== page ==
• IMA sites
  • IMAJ services
  • IMA journals
  • Follow us
  • Alternate Text Alternate Text
עמוד בית
Sat, 13.07.24

Search results


March 2024
Shiri Zarour MD, Esther Dahan MD, Dana Karol MD, Or Hanoch, Barak Cohen MD, Idit Matot MD

Background: Survivors of critical illness are at increased risk of long-term impairments, referred to as post-intensive care unit (ICU) syndrome (PICS). Post-traumatic stress disorder (PTSD) is common among ICU survivors with reported rates of up to 27%. The prevalence of PTSD among Israeli ICU survivors has not been reported to date.

Objectives: To evaluate the prevalence of new onset PTSD diagnosed in a post-ICU clinic at a tertiary center in Israel.

Methods: We conducted a retrospective, single center, cohort study. Data were collected from medical records of all patients who visited the Tel Aviv Sourasky Medical Center post-ICU clinic between October 2017 and June 2020. New onset PTSD was defined as PTSD diagnosed by a certified board psychiatrist during the post-ICU clinic visit. Data were analyzed using descriptive statistics.

Results: Overall, 39 patients (mean age 51 ± 17 years, 15/39 females [38%]) attended the post-ICU clinic during the study period. They were evaluated 82 ± 57 days after hospital discharge. After excluding 7 patients due to missing proper psychiatric analysis, 32 patients remained eligible for the primary analysis. New PTSD was diagnosed in one patient (3%).

Conclusions: We found lower incidence of PTSD in our cohort when compared to existing literature. Possible explanations include different diagnostic tools and low risk factors rate. Unique national, cultural, and/or religious perspectives might have contributed to the observed low PTSD rate. Further research in larger study populations is required to establish the prevalence of PTSD among Israeli ICU survivors.

November 2023
Nitsa Nacasch MD, Netta Shoenfeld MSW, Ilanit Wul BA, Michael Polliack MD, Mark Weiser MD

On Saturday, 7 October 2023, the Jewish holiday of Simchat Torah, our entire country woke to a reality of the worst terror attacks it has ever known, despite its long history of wars and terror. These horrific attacks included killing and burning babies, children, women, men, and the elderly; raping women; beheading babies; destroying settlements; and kidnapping more than 240 civilians and soldiers. The severe traumatic events created different circles of those exposed to trauma. In each group, the intensity of the trauma was different and had different characteristics.

March 2023
Dana Arnheim MBBS BA, Arad Dotan BSc, Netta Shoenfeld MSW, Yehuda Shoenfeld MD FRCP MaACR

The interplay between post-traumatic stress disorder (PTSD) and autoimmunity is well known. One of the contributors leading to immune disorders is autonomic dysregulation, which is characterized by attenuated parasympathetic and elevated sympathetic systems. In this review, we described evidence regarding the relationship between stress, PTSD, autonomic dysfunction, and autoimmunity. Stress is a physiological response, which is functional for our being. The implication of dysfunction in stress response may be a cause of disease development. We described the fundamental role of the pathological high levels of stress in PTSD as a mediator factor that contributes to autonomic dysfunction, which as a result may lead to autoimmunity. Systemic lupus erythematosus, rheumatoid arthritis, and type 1 diabetes are some of the autoimmune diseases PTSD patients are at higher risk of developing. Notably, some autoimmune diseases are shown to increase the susceptibility to develop PTSD, which may indicate a bidirectional influence. In addition, we elaborated on stress as a major component in both fibromyalgia and PTSD, as there are overlaps between the pathogenesis of fibromyalgia and PTSD. Underlying chronic low-grade inflammation, which characterizes PTSD patients, may be a potential target and biomarker in treating PTSD patients. We believe that chronic low-grade inflammation, high concentrations of cytokines, and other inflammatory biomarkers, which characterize PTSD patients, may be potential targets and biomarkers in the treatment of PTSD patients and part of the PTSD diagnostic criteria.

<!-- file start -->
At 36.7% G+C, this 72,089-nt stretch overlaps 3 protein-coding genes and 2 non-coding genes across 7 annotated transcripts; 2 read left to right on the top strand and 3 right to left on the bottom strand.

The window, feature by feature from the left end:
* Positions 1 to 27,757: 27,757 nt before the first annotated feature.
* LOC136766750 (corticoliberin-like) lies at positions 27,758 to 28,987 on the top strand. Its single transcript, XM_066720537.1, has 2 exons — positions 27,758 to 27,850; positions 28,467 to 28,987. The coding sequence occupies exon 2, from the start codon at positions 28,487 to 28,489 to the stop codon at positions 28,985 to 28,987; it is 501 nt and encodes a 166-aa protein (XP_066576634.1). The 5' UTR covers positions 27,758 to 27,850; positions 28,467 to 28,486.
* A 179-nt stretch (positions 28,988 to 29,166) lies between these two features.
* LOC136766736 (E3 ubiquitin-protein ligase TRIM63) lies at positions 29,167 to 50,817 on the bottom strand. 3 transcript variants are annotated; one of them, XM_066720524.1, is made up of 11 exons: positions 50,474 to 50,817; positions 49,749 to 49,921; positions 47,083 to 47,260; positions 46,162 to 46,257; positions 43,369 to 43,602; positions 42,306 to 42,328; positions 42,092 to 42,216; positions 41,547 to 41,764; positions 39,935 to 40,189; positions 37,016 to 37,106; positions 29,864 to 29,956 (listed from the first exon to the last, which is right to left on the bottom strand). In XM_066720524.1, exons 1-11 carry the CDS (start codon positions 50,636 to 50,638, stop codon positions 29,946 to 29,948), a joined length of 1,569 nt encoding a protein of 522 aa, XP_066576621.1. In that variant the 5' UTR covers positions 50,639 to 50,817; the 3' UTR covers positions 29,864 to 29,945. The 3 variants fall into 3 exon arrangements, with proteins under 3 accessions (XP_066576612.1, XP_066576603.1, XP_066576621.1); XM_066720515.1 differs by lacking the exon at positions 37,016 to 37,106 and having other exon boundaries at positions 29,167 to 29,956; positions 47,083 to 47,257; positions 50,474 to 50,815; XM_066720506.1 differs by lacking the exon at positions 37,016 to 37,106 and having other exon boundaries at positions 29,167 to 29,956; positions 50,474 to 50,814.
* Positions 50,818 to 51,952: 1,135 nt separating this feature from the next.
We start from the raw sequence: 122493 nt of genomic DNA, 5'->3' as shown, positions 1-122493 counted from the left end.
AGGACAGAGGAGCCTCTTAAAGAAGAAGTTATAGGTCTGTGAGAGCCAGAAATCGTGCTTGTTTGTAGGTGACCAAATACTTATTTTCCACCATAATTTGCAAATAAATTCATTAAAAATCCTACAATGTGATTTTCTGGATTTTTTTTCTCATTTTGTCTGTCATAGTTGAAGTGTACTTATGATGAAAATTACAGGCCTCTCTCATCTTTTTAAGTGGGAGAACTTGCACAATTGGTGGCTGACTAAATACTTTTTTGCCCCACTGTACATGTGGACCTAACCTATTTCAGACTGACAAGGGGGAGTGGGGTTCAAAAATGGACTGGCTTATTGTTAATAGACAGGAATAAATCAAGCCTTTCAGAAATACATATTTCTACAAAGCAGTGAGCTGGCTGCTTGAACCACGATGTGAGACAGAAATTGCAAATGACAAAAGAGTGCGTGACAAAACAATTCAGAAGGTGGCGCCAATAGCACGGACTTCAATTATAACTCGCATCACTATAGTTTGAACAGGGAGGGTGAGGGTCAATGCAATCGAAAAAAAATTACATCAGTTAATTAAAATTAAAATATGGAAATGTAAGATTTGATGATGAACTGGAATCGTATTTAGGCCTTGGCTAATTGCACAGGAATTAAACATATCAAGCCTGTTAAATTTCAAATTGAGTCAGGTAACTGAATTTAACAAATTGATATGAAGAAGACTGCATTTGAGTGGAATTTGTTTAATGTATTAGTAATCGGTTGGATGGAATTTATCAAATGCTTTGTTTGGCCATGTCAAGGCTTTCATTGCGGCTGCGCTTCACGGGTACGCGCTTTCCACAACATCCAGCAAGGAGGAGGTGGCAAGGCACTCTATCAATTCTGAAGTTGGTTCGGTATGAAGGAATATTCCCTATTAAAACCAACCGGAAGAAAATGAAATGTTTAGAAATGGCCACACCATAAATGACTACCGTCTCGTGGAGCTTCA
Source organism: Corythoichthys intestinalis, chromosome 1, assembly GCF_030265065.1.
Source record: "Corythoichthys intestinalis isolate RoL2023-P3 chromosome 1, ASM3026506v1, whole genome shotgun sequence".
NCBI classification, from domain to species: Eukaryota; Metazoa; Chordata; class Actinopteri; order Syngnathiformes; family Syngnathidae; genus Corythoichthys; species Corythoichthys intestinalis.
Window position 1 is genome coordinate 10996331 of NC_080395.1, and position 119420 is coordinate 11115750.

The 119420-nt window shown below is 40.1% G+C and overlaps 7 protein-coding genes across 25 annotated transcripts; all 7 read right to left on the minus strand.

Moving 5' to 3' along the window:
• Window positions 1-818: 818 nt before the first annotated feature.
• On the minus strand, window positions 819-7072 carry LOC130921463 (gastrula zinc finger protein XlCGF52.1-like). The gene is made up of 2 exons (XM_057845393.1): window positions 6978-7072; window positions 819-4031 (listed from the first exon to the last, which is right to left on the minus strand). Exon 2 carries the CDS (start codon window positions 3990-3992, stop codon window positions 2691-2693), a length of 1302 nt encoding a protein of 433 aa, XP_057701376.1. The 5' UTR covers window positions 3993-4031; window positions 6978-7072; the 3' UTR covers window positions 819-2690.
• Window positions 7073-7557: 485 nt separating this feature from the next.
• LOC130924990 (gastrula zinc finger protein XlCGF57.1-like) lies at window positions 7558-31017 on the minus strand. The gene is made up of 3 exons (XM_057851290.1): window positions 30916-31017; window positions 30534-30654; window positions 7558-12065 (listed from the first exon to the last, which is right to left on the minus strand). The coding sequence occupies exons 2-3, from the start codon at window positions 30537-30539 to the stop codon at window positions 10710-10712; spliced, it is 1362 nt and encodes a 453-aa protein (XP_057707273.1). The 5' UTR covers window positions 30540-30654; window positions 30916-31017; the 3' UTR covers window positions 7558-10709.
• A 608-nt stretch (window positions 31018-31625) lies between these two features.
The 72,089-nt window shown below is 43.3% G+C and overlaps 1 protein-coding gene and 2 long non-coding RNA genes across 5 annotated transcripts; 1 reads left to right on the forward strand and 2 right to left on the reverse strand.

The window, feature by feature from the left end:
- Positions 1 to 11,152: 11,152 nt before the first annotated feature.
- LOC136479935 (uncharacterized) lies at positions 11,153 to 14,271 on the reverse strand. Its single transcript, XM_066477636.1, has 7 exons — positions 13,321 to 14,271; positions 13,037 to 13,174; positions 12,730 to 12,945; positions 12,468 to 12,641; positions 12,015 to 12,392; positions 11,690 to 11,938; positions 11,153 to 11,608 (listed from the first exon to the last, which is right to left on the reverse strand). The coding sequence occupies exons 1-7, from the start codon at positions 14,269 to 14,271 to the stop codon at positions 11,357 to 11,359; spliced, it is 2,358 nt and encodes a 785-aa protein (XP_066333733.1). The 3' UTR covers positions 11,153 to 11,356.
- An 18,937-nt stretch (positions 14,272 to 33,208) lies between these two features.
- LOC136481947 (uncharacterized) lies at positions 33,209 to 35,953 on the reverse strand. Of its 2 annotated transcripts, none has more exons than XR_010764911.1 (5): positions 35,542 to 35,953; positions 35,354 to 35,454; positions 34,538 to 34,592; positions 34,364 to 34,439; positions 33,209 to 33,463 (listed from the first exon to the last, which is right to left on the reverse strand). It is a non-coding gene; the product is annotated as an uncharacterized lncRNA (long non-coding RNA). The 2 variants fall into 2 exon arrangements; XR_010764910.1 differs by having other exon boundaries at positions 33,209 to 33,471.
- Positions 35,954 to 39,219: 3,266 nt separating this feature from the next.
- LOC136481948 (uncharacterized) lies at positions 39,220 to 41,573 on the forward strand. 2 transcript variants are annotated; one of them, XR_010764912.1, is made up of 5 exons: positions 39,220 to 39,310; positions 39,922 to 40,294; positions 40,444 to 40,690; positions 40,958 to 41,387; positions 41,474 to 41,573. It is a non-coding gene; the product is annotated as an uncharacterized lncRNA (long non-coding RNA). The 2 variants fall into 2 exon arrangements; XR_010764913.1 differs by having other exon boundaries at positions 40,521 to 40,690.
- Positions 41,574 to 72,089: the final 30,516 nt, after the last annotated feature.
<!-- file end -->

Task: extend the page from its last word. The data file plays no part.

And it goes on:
February 2019
Sol Jaworowski MBBS FRANZCP, Jean-Louis Golmard MD PhD, Morag Engelberg MD, Sarah Prijs, Lital Twizer, Cornelius Gropp MD and Joseph Mergui MD

Background: A history of childhood sexual abuse (CSA) has been linked to a variety of physical and psychiatric illnesses, including ischemic heart disease and post-traumatic stress disorder (PTSD).

Objectives: To determine the prevalence of past CSA and re-traumatization among hospital psychiatric consultations and to determine whether a CSA group in a hospital setting shared characteristics with community samples described in the literature.

Methods: We divided 228 consecutive psychiatric consultations into two groups. One group comprised patients with a past history of CSA while the other group had no such history. Both groups were further divided into a subgroup that presented with features of re-traumatization.

Results: In the cohort, 38% described a history of CSA. Twenty patients were identified as presenting with features of re-traumatization. There were significant differences between the two groups. The patients with a history of CSA were more likely to have arrived at the emergency department (ED) during the preceding 12 months with a diagnosis of PTSD, personality disorder, and substance use disorder. There was a greater proportion of patients in the CSA group who had grown up in an ultra-Orthodox Jewish household and who currently identified as being secular.